Australian Chicken of the Woods?

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Australian Laetiporus sp.

There is a sweet full colour Photo of Laetiporus sulphureus in AM Young’s field guide to the fungi of Australia. Now the truth is L. sulphureus has bright yellow pores and its likely that what we have in Australia is actually something different. But in the Northern hemisphere they eat a whole cluster of the Laetiporus family, none are considered poisonous and some have white pores. However some stomach upsets have been reported, probably from under cooked specimens. Chicken of the woods needs to be cooked well at a high heat and eaten while the mushrooms are young and still growing as they become tough and leathery with age and are more likely to host potentially problematic bacteria and other parasites which love to eat fungi as they age.

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A young Laetiporus, best eaten at this stage or a bit bigger

The truth is I’ve only eaten these a handful of times mostly because until recently i didn’t know that they need to be eaten before the leathery stage when they are fully grown. This last summer season when they are fruiting i only found old dried out specimens so I’m still waiting to eat one in its prime. Even when mature they have a great meaty flavour that tastes a bit like well, chicken.

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A massive flush, by this stage the fungi are tough and leathery though still edible

I find them mostly growing close to watercourses on large dead logs in the rain forest, they seem to like the big old Brushbox logs that are often found in our creeks and on their banks. They can produce a massive flush of fruit that is almost impossible to mistake with the bright orange tops and perfectly white pores, that colour fades with age, they become pink or apricot then white as they rot. Australia has a few other Laetiporus species one interesting one can be seen here.

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An old specimen, the colour fades as they age. This is certainly to old to eat.

Laetiporus species are always found growing on wood, usually dead logs or roots tho I have found one on a living tree. The tops are generally brightly orange that can have bands of lighter colour and white along the edge. They are tough and leathery but not brittle. The thickness is about 5-10mm tho they can be thicker near the base, they can be large, over 300mm across, generally there will be a whole bunch on the same log. the pores are very fine and white, the flesh is white and a bit stringy becoming woody towards the base. Spores are white. They cause brown rot. Harvest only young supple specimens, the outer section of the fungi is the best bit.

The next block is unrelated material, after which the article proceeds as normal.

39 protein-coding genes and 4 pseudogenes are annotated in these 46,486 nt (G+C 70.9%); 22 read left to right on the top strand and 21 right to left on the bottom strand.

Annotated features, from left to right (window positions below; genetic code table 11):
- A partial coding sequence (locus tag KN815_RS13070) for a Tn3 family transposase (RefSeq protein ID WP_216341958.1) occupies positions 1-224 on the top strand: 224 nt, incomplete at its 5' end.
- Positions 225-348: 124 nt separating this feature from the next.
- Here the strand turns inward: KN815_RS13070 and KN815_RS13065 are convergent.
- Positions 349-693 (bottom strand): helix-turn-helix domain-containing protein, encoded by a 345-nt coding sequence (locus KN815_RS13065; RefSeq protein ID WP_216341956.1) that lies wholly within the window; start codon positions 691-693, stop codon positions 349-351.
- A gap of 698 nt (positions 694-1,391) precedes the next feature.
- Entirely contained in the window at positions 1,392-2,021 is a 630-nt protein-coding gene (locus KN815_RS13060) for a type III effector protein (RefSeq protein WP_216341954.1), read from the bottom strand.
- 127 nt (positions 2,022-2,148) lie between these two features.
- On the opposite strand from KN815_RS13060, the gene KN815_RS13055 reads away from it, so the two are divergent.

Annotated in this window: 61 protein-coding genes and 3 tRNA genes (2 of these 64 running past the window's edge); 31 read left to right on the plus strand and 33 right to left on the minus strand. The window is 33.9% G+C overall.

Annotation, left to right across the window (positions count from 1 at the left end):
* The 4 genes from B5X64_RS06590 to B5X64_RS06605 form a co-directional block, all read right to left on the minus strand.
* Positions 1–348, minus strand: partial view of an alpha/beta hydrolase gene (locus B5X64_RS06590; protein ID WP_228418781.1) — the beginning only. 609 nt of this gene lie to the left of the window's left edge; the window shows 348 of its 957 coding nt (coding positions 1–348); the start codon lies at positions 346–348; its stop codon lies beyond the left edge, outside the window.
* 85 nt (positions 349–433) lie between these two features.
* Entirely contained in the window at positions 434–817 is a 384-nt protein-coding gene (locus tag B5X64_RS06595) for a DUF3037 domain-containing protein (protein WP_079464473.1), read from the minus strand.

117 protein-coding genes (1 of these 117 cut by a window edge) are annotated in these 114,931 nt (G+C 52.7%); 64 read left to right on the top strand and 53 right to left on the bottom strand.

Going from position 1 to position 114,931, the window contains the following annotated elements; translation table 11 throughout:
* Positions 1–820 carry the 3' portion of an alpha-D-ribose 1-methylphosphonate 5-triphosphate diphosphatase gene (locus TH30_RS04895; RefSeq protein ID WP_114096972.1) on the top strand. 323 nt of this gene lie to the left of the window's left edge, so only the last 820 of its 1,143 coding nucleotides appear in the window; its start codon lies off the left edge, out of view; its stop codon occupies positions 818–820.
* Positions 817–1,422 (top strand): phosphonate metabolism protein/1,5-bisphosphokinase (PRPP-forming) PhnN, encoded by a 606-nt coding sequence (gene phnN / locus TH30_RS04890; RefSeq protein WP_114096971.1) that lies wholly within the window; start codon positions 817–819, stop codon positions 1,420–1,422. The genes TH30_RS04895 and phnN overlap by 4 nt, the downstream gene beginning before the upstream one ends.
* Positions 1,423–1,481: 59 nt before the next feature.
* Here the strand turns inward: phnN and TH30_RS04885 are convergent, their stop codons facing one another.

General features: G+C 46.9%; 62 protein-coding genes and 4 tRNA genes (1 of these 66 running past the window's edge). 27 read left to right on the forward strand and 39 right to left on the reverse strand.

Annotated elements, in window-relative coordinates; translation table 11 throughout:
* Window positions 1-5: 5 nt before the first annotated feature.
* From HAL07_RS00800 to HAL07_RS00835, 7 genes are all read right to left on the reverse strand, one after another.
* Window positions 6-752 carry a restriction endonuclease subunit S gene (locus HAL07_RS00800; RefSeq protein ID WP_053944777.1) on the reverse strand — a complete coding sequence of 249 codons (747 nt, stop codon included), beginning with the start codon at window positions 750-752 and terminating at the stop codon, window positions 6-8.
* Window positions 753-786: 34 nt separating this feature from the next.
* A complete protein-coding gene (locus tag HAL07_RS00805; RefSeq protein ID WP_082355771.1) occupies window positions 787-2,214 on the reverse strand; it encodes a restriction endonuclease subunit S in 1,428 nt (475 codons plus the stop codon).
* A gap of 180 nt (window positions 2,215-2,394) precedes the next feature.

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A Young fresh looking Laetiporus

When eating a new mushroom its important to proceed slowly and carefully. Firstly be sure of your ID, verify it with multiple sources if possible. Select a fresh, clean sample, enough for ID purposes and a taste. With ‘chicken of the woods’ its recommended to cook well at a high heat. For example saute them in oil for at least five minutes in a medium to hot pan. Ensure they are cooked evenly and all the way through. Boiling in a soup is not a good idea unless they are sauteed first, regardless, chew a small amount and spit it out. If you feel happy to proceed eat a small piece and wait a few hours. It’s not a great idea to eat a large amount the first time. The reality is all fungi have the potential to cause GI distress in some individuals.

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This one was growing on a living blue quondong and seems a bit different to the above species

I have found a nice sample to send away for DNA analysis later in the year, hopefully this will put a name to these guys. my hunch is that they will be more closely related to the Asian Laetiporus Cremeiporus but it may well be closer to L. Cincinnetus or even a new species. Edibility of this fungi in Australia would probably be disputed by most mycologists. That is mostly because we don’t have a history of it being eaten. I have come across quite a few anecdotal accounts of it being eaten by others in Australia without incident and I add my own experience to the list.